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This review is taken from PN Review 79, Volume 17 Number 5, May - June 1991.

PARTING WITH THE WHOLE Jean-Paul Sartre, Critique of Dialectical Reason: Volume Two, translated by Quintin Hoare (Verso) £34.95
Robert Young, White Mythologies: Writing History and the West (Routledge) £9.99 pb
Tony Bennett, Outside Literature (Routledge) £9.99 pb

Sartre's vision darkened in his last days. 'With this third world war which might break out one day, with this wretched gathering which our planet now is, despair returns to tempt me: the idea that we'll never be done with it, that there's no purpose, only petty personal ends for which we fight. We make little revolutions, but there is not a human end, only disorders ... the world seems ugly, bad and without hope'. Resisting this despair, hearing in it the voice of age, Sartre, however, affirmed: 'I know I shall die in hope, but that hope needs a foundation' (Le Nouvel Observateur, 25 March 1980). Both he and history had failed to provide that foundation: the temptation to despair related, not only to the thwarting, in a succession of cases from the Soviet Union to Cuba, of his political hopes, but to the foundering of the philosophical project of the Critique of Dialectical Reason, the last great epic of Western Marxism.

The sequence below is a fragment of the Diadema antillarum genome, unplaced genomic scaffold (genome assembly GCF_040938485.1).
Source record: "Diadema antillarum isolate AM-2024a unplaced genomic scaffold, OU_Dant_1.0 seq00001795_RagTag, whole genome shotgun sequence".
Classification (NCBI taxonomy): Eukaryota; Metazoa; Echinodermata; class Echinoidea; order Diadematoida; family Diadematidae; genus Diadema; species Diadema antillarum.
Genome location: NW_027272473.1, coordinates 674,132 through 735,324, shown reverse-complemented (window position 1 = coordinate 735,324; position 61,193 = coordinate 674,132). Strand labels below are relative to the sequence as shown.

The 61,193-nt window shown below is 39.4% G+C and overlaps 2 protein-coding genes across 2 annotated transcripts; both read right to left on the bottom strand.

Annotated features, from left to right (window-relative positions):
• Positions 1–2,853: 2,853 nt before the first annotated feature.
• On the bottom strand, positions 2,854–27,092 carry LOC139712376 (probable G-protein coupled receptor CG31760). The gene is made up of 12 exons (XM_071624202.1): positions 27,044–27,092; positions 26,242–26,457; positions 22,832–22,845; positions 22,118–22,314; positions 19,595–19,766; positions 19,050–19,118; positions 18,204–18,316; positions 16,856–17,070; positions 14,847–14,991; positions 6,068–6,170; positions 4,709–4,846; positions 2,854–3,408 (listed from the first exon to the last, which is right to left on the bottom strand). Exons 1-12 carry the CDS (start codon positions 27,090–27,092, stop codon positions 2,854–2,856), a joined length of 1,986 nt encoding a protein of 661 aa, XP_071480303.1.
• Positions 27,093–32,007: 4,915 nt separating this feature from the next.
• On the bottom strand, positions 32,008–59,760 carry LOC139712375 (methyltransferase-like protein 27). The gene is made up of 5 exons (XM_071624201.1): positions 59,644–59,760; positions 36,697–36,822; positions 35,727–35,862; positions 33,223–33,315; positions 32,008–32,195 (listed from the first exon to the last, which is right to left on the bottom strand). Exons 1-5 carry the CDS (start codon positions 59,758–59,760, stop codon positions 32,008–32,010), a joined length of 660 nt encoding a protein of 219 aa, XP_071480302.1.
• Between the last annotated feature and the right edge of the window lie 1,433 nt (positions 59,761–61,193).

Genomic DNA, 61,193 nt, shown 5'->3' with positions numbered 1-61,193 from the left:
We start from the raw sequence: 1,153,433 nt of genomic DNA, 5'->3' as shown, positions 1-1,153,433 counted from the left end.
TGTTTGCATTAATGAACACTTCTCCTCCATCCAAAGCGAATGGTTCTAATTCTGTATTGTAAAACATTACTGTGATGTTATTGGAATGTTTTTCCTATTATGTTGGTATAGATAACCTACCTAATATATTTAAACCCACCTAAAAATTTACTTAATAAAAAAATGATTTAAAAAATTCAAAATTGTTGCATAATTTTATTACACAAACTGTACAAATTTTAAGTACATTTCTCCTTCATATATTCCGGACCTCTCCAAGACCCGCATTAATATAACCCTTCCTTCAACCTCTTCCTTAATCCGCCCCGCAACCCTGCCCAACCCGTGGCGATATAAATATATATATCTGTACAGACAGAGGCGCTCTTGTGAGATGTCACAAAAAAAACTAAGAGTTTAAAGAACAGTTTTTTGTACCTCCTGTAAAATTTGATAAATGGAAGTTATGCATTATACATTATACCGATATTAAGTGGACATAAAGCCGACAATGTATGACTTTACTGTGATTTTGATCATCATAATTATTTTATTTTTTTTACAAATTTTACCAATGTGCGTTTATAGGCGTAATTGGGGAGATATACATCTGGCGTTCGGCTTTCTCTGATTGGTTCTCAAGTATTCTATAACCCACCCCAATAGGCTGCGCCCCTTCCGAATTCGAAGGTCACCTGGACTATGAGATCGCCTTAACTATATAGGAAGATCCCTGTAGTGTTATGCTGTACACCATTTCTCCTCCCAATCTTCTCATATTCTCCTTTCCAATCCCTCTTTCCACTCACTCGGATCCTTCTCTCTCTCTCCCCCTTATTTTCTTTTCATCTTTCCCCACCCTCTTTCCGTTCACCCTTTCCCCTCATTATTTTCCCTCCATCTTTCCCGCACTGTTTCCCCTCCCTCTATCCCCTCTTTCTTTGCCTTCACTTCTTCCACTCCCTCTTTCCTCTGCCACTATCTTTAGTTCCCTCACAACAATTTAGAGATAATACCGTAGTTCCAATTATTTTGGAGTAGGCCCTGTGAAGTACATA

The overall aim of the Critique was to show that human history, despite its apparent antagonisms and diversities, is a unified, intelligible totalization - that it is one ongoing story, though not necessarily with a happy ending. But what makes it a single story? Sartre of course rejected the traditional totalizer, God, or the 19th century notions, Hegelian, determinist-Marxist, or evolutionist, of some essential spirit or set of laws unfolding in and holding together history. If the unity of history was to be comprehended ...


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